Some years ago the Chaos Computer Club (CCC) posted a video (actually two: one in English and one in German) showing how to capture fingerprints from objects and use the copies to spoof a fingerprint scanner. The method of capturing the prints was one often seen in TV crime dramas: use Cyanoacrylate glue to make the print visible, take a picture of the print, use that picture to make an image on plastic and use that plastic on a finger pad to authenticate. There have been variations, too, including one using Gummi Bears.
These attacks all required an actual fingerprint impression – until now.
The CCC recently showed (or, if you don’t speak German, here is the English translation) that it can copy a fingerprint from photos of the finger. They took a picture of the German Defense Minister and cloned it from photographs. That clone was good enough to spoof a fingerprint scanner.
Does this mean biometric authentication is at risk? Well, it may mean fingerprint authentication is less likely to be used for serious applications. I discussed some of the issues with fingerprint scanners in “Sharing Fingers?” back in 2013. I like fingerprint biometric authentication because it is quick and easy. It is clearly spoofable, but so are passwords. Fingerprints can’t be changed once compromised, though so given this latest demonstration by the CCC, I believe they are less useful than before as an authentication method.
But that doesn’t mean all biometric authentication is at risk. There are still other methods including iris scanning that aren’t as easily defeated as fingerprint authentication. Some examples include palm vein scanning and body odor analysis. Neither is affordable (yet) nor practical for desktop deployment as I write this, but iris scanning may come to a phone or tablet near you in the not too distant future.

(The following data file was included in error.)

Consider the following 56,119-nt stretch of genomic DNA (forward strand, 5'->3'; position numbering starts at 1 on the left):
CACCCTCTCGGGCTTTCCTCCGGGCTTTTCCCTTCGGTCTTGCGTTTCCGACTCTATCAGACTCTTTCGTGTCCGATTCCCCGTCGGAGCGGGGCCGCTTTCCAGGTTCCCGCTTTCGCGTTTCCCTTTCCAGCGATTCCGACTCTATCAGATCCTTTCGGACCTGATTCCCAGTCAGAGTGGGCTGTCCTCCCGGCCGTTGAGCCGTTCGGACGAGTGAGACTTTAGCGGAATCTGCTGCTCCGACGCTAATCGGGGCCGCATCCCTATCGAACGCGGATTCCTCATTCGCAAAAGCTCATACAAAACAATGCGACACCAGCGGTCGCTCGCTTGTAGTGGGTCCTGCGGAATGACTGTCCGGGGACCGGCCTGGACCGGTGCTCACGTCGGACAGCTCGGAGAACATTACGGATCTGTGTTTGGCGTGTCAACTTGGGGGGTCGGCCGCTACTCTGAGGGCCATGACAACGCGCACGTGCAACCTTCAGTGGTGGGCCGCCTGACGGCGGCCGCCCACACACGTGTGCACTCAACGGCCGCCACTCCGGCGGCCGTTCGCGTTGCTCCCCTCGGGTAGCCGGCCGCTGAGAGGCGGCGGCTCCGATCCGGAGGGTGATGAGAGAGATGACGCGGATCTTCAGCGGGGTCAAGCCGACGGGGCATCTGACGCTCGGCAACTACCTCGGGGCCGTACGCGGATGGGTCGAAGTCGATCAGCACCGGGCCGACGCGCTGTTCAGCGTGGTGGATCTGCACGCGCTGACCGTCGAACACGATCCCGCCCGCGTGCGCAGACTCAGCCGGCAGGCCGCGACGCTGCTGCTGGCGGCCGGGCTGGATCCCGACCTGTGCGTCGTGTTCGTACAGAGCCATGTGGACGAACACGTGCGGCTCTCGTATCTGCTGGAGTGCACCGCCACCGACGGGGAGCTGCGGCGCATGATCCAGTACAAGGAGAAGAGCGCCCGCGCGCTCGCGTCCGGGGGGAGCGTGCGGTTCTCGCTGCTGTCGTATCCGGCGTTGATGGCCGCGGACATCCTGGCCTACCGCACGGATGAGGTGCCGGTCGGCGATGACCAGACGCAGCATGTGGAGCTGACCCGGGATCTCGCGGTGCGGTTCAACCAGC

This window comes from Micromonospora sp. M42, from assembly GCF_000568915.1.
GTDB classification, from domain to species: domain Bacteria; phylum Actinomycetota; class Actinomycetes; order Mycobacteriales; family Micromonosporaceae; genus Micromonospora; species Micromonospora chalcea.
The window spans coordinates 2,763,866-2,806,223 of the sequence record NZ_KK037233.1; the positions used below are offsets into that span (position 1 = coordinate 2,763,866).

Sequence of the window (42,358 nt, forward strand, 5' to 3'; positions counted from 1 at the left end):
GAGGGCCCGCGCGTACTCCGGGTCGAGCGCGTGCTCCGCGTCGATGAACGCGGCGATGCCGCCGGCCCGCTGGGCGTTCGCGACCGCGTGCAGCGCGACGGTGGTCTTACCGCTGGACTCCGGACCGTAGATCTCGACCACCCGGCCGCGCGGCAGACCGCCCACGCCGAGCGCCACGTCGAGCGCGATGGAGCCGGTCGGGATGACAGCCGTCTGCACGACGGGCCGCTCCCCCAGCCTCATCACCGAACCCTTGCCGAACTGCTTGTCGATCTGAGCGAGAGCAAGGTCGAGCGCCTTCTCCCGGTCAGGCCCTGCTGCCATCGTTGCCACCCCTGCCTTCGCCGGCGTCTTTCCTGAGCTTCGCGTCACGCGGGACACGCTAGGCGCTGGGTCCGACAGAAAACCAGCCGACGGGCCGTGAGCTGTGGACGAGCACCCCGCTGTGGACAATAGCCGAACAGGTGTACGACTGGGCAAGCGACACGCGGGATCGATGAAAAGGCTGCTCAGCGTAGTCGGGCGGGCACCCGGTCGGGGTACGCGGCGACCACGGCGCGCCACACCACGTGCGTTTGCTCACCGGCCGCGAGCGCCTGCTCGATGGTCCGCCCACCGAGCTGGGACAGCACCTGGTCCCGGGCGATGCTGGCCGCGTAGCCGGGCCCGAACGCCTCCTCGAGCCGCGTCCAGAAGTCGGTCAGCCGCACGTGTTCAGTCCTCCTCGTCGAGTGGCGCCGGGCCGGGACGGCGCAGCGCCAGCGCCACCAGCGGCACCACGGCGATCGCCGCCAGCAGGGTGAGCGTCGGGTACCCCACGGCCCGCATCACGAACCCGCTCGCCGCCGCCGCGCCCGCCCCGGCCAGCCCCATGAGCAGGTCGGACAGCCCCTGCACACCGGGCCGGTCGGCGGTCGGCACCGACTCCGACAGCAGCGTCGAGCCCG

In any case, as we discuss in Learning Tree’s System and Network Security Introduction, biometrics are generally deployed as part of a multi-factor authentication system. That is, an additional PIN or password is often required in addition to the fingerprint. Unlike the fingerprint, this can and probably should be changed regularly. Using two-factor authentication means an attacker has to compromise both paths in order to get to the resource the authentication is protecting. If one of these can be changed, it makes the compromise just that less likely.
I’d love to hear your comments about this latest attack. Watch the video and let us know in the comments below what you think.
To your safe computing,